10. The one holy universal Church, which is the Body of Christ, and to which all true believers belong.
  11. The future personal return of the Lord Jesus Christ, who will judge all men, executing God's just condemnation on the impenitent and receiving the redeemed to eternal glory.
    Mostly, yes. Although there is much about 'heaven' and 'hell' which I think we have completely misunderstood.
See, I'm not as heretical as you might think... ;o)


Unknown said...

About 3 years ago I dropped into a black hole – four months of absolute terror. I wanted to end my life, but somehow [Holy Spirit], I reached out to a friend who took me to hospital. I had three visits [hospital] in four months – I actually thought I was in hell. I imagine I was going through some sort of metamorphosis [mental, physical & spiritual]. I had been seeing a therapist [1994] on a regular basis, up until this point in time. I actually thought I would be locked away – but the hospital staff was very supportive [I had no control over my process]. I was released from hospital 16th September 1994, but my fear, pain & shame had only subsided a little. I remember this particular morning waking up [home] & my process would start up again [fear, pain, & shame]. No one could help me, not even my therapist [I was terrified]. I asked Jesus Christ to have mercy on me & forgive me my sins. Slowly, all my fear has dissipated & I believe Jesus delivered me from my “psychological prison.” I am a practicing Catholic & the Holy Spirit is my friend & strength; every day since then has been a joy & blessing. I deserve to go to hell for the life I have led, but Jesus through His sacrifice on the cross, delivered me from my inequities. John 3: 8, John 15: 26, are verses I can relate to, organically. He’s a real person who is with me all the time. I have so much joy & peace in my life, today, after a childhood spent in orphanages [England & Australia]. God LOVES me so much. Fear, pain, & shame, are no longer my constant companions. I just wanted to share my experience with you [Luke 8: 16 – 17].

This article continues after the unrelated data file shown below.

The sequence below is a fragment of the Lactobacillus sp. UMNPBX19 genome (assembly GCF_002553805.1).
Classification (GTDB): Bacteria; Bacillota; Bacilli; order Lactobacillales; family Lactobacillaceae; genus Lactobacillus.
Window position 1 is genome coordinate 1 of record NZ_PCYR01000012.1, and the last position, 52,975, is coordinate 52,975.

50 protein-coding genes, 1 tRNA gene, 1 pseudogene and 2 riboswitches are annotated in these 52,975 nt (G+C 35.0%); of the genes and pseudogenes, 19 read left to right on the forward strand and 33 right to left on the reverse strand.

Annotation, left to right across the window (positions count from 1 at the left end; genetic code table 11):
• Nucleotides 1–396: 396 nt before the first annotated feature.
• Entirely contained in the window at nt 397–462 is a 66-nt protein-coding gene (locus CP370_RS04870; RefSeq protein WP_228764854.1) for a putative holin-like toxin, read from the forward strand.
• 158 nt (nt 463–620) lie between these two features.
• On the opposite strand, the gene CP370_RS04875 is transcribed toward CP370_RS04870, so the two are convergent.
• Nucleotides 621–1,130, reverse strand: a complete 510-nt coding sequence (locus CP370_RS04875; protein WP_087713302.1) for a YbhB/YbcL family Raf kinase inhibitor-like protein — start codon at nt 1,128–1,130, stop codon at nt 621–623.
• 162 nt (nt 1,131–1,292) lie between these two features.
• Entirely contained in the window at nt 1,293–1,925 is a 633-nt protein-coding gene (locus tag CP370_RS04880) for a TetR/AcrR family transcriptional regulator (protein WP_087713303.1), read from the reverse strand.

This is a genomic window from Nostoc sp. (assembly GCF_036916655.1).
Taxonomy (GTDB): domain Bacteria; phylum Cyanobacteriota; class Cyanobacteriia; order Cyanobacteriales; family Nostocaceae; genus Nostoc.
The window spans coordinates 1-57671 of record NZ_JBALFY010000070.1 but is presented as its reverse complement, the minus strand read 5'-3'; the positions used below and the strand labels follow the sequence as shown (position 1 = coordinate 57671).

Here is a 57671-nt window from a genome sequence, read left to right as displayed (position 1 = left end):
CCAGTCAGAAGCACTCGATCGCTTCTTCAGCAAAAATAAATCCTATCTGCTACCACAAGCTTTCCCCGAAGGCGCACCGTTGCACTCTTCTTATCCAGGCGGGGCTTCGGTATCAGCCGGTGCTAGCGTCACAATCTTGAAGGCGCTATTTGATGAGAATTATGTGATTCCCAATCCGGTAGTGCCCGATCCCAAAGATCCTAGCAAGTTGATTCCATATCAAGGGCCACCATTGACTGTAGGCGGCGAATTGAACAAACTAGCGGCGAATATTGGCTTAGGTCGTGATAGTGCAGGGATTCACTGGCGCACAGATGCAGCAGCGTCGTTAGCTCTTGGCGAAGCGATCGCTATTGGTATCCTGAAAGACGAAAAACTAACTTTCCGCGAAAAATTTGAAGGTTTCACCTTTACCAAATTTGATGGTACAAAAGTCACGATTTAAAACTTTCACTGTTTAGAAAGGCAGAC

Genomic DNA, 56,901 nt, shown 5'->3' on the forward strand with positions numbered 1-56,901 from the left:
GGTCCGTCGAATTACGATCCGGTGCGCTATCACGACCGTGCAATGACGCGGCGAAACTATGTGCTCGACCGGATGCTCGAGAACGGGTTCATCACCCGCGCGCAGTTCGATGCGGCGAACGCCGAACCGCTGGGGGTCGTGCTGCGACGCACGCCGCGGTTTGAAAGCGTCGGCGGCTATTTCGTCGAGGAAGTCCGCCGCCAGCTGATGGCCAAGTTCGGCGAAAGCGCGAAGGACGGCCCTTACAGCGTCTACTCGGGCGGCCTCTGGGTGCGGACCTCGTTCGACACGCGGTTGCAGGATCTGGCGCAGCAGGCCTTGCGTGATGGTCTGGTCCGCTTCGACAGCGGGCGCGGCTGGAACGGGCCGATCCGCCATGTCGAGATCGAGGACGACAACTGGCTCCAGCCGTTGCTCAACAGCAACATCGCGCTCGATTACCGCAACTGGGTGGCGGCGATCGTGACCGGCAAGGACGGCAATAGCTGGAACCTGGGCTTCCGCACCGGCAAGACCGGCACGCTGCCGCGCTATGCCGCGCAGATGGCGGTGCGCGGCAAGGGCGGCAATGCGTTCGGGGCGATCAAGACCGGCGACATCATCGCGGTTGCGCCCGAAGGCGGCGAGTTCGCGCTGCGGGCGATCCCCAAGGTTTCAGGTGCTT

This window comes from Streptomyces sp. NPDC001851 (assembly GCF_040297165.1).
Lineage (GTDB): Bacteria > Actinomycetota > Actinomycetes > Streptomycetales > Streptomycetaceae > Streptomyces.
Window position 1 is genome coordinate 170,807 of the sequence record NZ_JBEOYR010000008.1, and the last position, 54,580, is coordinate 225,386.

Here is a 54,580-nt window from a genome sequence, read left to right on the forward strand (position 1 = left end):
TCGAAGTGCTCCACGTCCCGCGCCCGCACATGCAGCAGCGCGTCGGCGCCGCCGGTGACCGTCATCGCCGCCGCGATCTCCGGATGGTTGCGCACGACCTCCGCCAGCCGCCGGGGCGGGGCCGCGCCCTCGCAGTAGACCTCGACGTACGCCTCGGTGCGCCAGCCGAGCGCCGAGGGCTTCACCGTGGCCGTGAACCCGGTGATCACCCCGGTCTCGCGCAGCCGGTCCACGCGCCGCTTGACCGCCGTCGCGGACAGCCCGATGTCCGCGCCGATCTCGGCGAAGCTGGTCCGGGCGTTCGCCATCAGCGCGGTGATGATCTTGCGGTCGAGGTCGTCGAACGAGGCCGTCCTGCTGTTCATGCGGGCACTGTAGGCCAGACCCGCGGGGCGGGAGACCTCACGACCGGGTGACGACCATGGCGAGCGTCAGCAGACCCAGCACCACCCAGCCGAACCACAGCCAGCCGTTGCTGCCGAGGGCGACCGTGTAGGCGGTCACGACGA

Peace Be With You

Marcus Green said...


I think some of your problems are because you don't understand the language, in the way that I wouldn't understand superconductors or the things you set fire to... "Infallible". Hmm. We should chat!

My problem with this as a basis of faith is - IT'S ALL VERY WELL IF YOU ARE A MAN! But did Jesus do anything for women? This document doesn't seem to think so. And I know some will see me as being linguistically pedantic here, but only if they really do live in 1953. The rest of us have moved on, and the Church of God ought to follow the example of Christ who after all saw fit to make a woman the first witness of the resurrection. Not sure the authors of this basis of faith would have made the same choice.

Which might be problematic.

Ricky Carvel said...


My understanding of the word 'infallible' is 'incapable of being wrong' - it is claimed that the infalibility of the bible doesn't merely extend to commands and moral teachings, but also to historical accuracy and other such things. This is where I have to disagree - there are places in the bible story where common sense shows that the details given cannot be accurate (e.g. getting all those animals on the ark) and other places where historical and archeological research has revealed errors (e.g. Luke 2v1-2: "In those days Caesar Augustus issued a decree that a census should be taken of the entire Roman world. (This was the first census that took place while Quirinius was governor of Syria.)" - apprently Quirinius was never governor during the reign of Augustus). While I can accept that the bible is an authority in some areas ('training in righteousness' as Paul says to Timothy), it is not an authority in history or science, as some claim.

And I see your point about the very masculine slant on the basis of faith. Can't say I'd ever thought about that before.


Marcus Green said...

The question is - what is being called infallible? If you think Genesis 1-11 is a scientific text book, it isn't terribly good; but if you understand it is poetry, and see within the poetry a voice finding God relating to people, speaking, calling, dealing with sin and calling people back to himself from day one, preparing a way from the beginning - then what's so flawed there?

It's not scientific?

So every poet is fallible?

Give me a perfect scientific definition of love and I'll allow the point.